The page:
- 4 slices quality bacon, diced and fried until crispy (optional)
For the topping
- ½ cup butter, melted
- 1 cup fresh breadcrumbs (a great way to use up bread ends, or stale bread)
- ¼ cup fresh grated Parmesan cheese
- 2 tbsp Italian parsley, freshly chopped
- 2 tsp fresh thyme, or ½ tsp dried *For the cheese you can use any combination you like. In general, I end up doing a bit more than a pound, divided roughly as: 6 oz sharp cheddar, jack, Gouda or combination thereof; 4 oz blue (your choice, a classic Danish blue or stilton works well); 6 oz Gruyere or emmental (or other good melting cheese); 4-6 oz fresh goat cheese (chévre). This is a great way to use up small odds and ends, if you keep as much cheese around as we do…
Melt butter in a large pot over medium heat. Add onion and cook 3-5 minutes, stirring occasionally, until translucent. Stir in garlic and allow to simmer another minute or so before finally stirring in the flour. At this point you will end up with a thick, glutinous paste.
Whisk in about one cup of milk to break up any large clumps in the flour mixture before adding the remaining milk. Toss in the thyme (if using fresh, keep on the sprigs and tie together with a small piece of kitchen string). Whisk until the mixture comes to a rolling boil and begins to thicken, about 15 minutes. Depending on your stove you can turn the heat up to a medium high to speed up this process, but be careful as that the sugars in the milk can cause it to burn quickly.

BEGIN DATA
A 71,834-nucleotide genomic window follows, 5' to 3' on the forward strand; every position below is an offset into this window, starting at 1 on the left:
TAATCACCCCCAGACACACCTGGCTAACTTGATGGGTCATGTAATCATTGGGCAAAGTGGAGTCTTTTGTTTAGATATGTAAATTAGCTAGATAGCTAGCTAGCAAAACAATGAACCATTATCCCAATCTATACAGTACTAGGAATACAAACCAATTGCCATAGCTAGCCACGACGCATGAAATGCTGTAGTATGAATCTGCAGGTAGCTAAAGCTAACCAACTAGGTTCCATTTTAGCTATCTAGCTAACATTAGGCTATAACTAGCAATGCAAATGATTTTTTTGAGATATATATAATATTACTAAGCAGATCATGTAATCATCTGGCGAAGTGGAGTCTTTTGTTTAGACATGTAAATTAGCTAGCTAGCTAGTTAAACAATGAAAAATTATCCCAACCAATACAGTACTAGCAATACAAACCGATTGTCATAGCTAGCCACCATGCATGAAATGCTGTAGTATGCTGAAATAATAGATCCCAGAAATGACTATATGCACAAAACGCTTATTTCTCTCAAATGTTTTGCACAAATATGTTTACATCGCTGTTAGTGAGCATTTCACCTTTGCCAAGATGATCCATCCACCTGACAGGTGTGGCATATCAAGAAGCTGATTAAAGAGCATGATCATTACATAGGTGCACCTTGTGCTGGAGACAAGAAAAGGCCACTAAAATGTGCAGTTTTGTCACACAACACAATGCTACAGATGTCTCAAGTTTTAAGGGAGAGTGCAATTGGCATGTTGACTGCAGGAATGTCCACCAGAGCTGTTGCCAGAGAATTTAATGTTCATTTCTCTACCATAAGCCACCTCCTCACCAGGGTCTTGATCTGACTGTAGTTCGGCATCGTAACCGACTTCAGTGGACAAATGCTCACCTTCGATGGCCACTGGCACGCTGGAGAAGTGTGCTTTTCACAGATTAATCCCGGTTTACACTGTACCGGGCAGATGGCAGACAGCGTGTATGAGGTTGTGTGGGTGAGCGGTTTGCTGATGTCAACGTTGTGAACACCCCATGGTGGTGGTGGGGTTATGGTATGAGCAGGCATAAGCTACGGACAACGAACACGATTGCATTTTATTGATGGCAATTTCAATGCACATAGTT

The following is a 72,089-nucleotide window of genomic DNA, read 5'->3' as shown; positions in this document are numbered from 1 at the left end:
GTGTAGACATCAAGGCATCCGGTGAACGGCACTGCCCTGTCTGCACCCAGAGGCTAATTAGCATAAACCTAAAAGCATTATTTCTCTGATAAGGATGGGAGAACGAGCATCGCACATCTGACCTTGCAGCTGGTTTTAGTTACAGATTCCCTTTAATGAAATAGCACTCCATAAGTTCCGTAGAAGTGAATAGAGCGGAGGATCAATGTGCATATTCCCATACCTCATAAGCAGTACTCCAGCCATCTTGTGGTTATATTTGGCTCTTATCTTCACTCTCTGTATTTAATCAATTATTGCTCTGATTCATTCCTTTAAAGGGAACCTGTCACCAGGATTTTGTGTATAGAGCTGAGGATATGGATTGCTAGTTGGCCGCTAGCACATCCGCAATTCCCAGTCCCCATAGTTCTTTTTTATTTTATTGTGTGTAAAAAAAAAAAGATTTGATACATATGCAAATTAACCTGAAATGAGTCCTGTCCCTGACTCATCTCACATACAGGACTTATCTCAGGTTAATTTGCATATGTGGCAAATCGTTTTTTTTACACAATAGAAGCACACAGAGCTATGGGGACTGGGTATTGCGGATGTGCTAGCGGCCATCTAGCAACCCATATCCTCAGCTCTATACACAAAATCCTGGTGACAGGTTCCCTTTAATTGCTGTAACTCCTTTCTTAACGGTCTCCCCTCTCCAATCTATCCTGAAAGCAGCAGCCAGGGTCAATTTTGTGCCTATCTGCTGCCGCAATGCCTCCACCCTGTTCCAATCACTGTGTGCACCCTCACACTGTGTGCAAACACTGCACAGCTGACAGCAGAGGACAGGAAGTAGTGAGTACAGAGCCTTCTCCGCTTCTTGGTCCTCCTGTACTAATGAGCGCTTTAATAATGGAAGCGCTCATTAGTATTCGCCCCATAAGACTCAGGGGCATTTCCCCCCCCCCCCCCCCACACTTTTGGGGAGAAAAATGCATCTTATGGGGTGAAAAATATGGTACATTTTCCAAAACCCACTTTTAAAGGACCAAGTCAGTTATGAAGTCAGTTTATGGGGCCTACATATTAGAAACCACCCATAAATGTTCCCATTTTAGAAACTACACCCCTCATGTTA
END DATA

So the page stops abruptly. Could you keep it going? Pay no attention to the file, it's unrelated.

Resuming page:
Once the mixture has boiled and begun to thicken stir in the dried mustard, Worcestershire, nutmeg, and the cheese. Switch from a whisk to wooden spoon or spatula at this point to avoid losing precious cheese to your whisk. Stir until cheese has melted fully taste and adjust seasoning with salt and pepper to taste and remove bundle of thyme sprigs. Set aside.
Meanwhile, pre heat oven to 350°F and bring a large pot of salted water to a boil. Cook pasta according to package directions to el dente. Drain well and stir into the cheese sauce mixture, folding in bacon, if using. Pour into a large casserole dish (13 x 9 – inch, or similar). At this stage it may still seem a bit runny (see photos), but the noodles will absorb some of the moisture as it cooks.
In a small bowl, mix together the top ingredients with your hands and sprinkle evenly on the top of the pasta. Bake, covered, for 10 minutes, and an additional 10-15 uncovered, until bubbly and golden brown.
Serve along with a tomato chutney or homemade ketchup.